about the author

Irina Sirotkina is a cultural historian specialising in the history of the human sciences and, lately, in what she terms, ‘movement culture' including dance

Her first book, Diagnosing Literary Genius: A Cultural History of Psychiatry in Russia, 1880−1930 (2002), was awarded the Aldo and Jeanne Scaglione Prize from the Modern Language Association. More recently, she published (with Roger Smith), The Sixth Sense of the Avant-garde: Dance, Kinaesthesia and the Arts in Revolutionary Russia (2017).
She writes on the history of dance for adults and children: her last book, Why People Dance, is lavishly illustrated. As a practitioner, she does Musical Movement, a version of free dance born in early-twentieth century Russia under the influence of Isadora Duncan.

The author about herself

My first degree was in psychology; I graduated long ago, when the country was called the Soviet Union. Psychology then was a purely experimental discipline, inclined not to understand but to manipulate people. After a couple of years at the university, I distanced myself from it, taking up the history of psychology and psychiatry rather than psychology as such. This was my way into the critical cultural studies. My first book, published first in English (Diagnosing Literary Genius: Cultural History of Psychiatry in Russia) and then in Russian (Classics and Psychiatrists), was devoted to how psychiatrists ‘diagnosed' writers such as Tolstoy and Dostoevsky by creating the genre of pathographies, medical cases of famous people.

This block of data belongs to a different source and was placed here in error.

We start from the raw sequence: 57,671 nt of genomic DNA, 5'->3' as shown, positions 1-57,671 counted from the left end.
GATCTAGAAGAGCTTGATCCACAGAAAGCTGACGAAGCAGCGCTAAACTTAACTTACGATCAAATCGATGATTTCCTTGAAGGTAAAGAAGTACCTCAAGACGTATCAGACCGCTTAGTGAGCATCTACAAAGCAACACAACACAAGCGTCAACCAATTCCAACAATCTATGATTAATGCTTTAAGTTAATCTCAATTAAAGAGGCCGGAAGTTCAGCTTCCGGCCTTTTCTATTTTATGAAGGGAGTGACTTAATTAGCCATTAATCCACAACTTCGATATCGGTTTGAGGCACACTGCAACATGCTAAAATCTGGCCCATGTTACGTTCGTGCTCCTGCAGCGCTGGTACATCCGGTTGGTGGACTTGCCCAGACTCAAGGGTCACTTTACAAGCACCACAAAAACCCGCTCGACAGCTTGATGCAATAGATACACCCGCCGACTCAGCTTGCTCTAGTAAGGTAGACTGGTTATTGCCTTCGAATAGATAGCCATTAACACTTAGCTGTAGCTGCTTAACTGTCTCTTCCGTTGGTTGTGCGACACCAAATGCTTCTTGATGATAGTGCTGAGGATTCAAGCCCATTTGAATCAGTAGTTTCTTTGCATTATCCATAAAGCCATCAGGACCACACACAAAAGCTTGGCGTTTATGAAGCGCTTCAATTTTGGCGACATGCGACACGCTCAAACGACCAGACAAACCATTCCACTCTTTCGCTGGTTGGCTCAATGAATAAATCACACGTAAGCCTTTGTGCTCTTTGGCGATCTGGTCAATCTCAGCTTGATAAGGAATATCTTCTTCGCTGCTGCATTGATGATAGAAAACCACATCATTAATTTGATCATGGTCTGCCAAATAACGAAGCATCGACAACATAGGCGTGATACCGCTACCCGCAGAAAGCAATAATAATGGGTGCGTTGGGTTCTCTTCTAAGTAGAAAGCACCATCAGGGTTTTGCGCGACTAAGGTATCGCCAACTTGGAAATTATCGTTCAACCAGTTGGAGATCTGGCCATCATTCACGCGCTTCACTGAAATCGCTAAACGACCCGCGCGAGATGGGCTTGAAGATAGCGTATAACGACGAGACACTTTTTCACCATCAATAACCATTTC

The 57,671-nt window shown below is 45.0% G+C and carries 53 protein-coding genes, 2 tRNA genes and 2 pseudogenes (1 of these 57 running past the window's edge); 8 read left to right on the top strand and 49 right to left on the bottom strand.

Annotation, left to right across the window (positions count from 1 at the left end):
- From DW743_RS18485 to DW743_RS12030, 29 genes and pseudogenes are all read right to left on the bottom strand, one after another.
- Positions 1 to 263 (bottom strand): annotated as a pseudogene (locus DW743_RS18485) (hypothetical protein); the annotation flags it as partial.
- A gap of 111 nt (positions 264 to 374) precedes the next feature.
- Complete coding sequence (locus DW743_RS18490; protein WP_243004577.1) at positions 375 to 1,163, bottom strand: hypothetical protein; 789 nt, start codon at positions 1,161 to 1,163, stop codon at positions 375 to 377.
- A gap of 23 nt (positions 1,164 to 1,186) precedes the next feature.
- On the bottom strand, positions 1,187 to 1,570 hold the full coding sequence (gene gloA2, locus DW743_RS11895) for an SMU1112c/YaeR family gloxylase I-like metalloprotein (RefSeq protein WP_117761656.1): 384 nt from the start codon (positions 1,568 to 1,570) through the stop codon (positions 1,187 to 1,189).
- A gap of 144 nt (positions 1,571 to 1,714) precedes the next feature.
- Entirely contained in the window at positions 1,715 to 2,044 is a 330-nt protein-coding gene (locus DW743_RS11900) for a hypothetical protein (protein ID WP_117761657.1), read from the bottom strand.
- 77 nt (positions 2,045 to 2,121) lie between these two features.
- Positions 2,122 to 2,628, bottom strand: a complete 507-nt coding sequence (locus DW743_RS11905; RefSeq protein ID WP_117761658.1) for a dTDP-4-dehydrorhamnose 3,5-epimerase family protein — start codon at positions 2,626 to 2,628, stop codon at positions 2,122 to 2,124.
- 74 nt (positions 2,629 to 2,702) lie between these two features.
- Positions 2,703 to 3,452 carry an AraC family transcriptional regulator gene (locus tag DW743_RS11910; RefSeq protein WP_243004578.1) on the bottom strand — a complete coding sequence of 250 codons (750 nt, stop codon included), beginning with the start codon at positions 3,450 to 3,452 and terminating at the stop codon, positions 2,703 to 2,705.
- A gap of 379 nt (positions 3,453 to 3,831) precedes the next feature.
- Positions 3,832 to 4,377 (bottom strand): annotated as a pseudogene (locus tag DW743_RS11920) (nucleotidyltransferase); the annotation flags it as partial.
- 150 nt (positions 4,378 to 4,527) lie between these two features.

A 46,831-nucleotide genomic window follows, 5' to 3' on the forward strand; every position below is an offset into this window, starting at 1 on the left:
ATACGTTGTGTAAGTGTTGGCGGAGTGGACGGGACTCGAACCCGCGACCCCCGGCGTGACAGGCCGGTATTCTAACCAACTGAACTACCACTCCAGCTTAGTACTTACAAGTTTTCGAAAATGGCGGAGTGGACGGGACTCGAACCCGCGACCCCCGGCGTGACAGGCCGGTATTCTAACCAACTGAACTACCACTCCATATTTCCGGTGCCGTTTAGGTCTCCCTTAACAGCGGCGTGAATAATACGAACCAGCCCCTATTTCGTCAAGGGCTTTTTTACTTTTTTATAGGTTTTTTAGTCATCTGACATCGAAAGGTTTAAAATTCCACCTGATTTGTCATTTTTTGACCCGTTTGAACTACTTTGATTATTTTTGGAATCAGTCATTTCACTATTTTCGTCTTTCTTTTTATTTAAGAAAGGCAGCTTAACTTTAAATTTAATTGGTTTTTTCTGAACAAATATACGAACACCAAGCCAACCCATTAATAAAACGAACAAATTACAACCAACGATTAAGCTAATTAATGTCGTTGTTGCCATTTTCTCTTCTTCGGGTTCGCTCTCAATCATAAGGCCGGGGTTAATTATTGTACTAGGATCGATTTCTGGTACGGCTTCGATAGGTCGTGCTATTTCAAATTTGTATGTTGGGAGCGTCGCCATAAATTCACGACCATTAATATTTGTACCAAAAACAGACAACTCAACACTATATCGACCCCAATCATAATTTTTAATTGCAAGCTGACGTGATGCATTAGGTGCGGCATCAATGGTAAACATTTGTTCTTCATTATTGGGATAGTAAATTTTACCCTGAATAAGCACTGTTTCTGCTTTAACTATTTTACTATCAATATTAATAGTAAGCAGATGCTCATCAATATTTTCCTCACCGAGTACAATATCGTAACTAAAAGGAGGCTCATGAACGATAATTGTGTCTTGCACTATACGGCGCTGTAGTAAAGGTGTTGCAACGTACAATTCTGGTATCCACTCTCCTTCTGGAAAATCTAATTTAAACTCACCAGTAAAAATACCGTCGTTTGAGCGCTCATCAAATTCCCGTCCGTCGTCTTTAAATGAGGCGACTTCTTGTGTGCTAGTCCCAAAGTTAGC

Later in my life I met free dance of Isadora Duncan, or, more precisely, its version that appeared in Russia at the beginning of the twentieth century and was called Musical Movement. I felt that dance brings together the body and mind, which psychology purports to study. I decided to write the story of how early modern dance came to Russia. In doing so, I discovered the concept of movement culture, the term introduced by the avant-garde artist and qualified metal worker, Alexei Gastev in the 1920s.
Since then I have been writing and talking about dance and movement culture to adults and children; my teaching for students and talks for wider audiences are often performative, we talk, move and dance.

Welcome to my site!